However, another member said that all members of the CRR had been made aware, and were meeting today when all views could also be aired.
The reality is though, that almost all of the CRR members take material from MRFs and some, such as the paper companies SCA and UPM that are represented in the group by Paperchain, have even built or are in the process of building their own MRFs.
One member that supported the call for the judicial review also predicted this could be the beginning of the end of the CRR. “It is a case that definitely has to be heard and there has been lots of internal debate in the CRR about whether this was the correct approach to take. We are a loose coalition of different people and interests and the mood of the group changes from time to time. But I am sure there will be some members who will be considering whether to continue to support the CRR. I’m sure some of the paper manufacturers will have to look at whether this is in their interests now they have MRFs and whether the fees they pay are in their best interests.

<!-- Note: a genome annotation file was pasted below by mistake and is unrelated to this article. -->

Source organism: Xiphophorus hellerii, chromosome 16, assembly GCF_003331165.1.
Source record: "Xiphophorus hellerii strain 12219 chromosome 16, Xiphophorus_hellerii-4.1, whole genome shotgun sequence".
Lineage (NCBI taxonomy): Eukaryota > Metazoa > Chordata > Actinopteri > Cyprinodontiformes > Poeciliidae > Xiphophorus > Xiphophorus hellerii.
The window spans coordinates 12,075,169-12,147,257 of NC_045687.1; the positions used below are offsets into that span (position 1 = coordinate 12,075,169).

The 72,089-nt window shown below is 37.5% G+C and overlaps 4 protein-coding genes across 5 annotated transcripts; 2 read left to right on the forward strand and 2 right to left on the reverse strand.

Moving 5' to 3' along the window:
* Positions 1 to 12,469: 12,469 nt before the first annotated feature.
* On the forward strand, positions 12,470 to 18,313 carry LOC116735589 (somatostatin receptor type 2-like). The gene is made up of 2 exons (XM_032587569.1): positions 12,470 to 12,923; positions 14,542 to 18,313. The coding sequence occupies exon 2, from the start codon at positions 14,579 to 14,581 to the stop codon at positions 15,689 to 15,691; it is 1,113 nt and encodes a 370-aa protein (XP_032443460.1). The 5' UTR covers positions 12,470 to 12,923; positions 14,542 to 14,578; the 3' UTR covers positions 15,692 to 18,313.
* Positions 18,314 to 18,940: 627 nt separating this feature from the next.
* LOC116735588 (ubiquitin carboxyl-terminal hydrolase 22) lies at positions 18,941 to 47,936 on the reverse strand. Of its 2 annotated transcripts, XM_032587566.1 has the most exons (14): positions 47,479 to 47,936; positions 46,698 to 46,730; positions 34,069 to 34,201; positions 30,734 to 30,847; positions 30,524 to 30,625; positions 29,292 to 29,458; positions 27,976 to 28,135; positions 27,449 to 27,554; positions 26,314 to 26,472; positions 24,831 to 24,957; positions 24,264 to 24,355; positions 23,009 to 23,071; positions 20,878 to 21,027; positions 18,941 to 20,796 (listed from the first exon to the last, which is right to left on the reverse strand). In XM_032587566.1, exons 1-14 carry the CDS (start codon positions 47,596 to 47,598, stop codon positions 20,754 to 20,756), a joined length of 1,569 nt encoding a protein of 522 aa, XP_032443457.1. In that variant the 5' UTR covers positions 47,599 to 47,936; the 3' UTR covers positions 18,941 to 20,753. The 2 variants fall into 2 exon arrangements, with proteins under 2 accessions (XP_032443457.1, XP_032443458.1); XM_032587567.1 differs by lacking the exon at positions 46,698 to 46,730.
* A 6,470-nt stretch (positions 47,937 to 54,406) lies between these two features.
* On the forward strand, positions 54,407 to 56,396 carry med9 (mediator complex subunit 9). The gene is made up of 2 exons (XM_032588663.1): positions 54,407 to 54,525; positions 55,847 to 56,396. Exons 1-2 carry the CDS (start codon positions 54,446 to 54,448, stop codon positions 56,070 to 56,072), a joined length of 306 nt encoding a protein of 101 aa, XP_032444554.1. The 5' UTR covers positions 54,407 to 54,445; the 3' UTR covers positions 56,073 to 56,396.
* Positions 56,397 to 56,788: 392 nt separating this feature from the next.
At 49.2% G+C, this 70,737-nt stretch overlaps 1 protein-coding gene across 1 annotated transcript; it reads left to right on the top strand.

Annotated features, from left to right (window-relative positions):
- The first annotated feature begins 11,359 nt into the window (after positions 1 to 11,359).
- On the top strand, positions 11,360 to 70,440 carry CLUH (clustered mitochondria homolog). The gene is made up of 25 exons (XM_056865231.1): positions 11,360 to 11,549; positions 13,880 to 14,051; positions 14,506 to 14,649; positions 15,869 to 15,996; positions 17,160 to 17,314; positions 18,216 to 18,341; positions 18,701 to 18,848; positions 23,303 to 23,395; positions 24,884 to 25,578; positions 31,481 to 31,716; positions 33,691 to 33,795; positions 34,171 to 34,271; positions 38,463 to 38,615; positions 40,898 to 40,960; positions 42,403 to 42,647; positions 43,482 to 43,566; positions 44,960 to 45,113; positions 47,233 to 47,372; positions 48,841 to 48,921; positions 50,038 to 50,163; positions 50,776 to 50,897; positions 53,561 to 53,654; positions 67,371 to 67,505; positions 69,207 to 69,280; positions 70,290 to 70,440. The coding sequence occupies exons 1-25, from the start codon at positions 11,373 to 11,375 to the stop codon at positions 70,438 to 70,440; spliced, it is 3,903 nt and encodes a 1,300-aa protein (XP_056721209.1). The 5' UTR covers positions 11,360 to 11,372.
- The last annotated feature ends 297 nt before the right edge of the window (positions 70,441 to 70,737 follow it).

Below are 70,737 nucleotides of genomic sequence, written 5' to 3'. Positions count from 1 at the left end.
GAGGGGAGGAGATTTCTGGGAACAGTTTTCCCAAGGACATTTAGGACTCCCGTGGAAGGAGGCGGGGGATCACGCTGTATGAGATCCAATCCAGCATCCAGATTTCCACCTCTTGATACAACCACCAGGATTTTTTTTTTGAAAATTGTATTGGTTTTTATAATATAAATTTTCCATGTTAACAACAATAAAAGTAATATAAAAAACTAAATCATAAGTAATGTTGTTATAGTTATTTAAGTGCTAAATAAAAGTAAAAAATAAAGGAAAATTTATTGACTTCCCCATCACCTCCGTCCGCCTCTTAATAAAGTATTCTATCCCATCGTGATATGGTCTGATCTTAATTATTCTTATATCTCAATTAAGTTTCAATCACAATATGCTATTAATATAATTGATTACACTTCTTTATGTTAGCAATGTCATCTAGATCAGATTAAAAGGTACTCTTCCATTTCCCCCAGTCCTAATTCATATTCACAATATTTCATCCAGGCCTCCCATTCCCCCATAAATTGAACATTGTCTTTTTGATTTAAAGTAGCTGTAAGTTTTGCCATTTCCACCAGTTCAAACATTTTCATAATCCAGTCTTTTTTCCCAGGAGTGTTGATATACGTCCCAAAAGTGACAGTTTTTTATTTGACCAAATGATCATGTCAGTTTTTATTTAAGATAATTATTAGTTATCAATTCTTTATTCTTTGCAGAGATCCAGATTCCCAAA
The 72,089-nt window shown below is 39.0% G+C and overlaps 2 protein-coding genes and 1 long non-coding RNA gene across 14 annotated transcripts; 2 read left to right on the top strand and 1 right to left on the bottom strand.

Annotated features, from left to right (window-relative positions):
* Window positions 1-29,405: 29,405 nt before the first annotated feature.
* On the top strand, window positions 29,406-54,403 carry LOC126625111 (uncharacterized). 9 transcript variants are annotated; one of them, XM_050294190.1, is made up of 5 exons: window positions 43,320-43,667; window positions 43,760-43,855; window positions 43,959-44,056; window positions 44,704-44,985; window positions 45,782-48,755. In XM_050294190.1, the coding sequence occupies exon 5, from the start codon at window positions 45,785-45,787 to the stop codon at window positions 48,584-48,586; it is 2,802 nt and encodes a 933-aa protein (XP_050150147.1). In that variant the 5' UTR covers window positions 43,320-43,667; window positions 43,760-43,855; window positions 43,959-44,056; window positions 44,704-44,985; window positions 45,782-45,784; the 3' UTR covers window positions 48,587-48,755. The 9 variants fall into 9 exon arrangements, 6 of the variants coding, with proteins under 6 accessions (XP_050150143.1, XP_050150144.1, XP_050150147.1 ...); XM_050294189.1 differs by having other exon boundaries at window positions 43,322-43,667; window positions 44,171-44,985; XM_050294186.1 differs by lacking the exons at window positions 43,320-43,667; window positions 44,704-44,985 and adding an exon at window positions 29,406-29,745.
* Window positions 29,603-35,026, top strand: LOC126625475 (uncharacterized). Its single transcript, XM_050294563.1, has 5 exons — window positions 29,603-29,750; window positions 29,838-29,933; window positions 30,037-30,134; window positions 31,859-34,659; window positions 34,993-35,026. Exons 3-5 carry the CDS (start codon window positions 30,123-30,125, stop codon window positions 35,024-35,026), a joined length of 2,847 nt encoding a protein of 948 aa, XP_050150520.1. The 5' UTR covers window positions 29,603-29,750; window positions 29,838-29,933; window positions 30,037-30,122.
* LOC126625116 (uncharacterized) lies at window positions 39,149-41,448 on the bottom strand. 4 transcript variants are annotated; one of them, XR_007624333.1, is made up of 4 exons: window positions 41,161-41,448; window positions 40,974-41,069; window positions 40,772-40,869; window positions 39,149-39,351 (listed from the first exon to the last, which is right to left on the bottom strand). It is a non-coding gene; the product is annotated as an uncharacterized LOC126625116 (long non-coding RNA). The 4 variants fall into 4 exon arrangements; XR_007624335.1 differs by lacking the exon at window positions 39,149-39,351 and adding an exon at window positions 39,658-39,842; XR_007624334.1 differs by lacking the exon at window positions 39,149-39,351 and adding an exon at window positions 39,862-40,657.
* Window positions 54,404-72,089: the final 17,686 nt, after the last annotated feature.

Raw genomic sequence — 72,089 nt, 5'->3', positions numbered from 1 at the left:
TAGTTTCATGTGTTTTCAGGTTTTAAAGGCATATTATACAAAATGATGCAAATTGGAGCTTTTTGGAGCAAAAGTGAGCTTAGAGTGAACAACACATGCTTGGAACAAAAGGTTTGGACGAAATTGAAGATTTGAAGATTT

“There has been a more conciliatory tone in the market and the CRR has been working with a lower tone overall and some support us continuing this approach. But with Defra putting the directive before Parliament, in my view the timing was right for us to raise our objection.”
Another stakeholder expected this would now drag on over the coming months and re-open the whole commingled versus source separated debate again, with neither side backing down. I suspect they are right.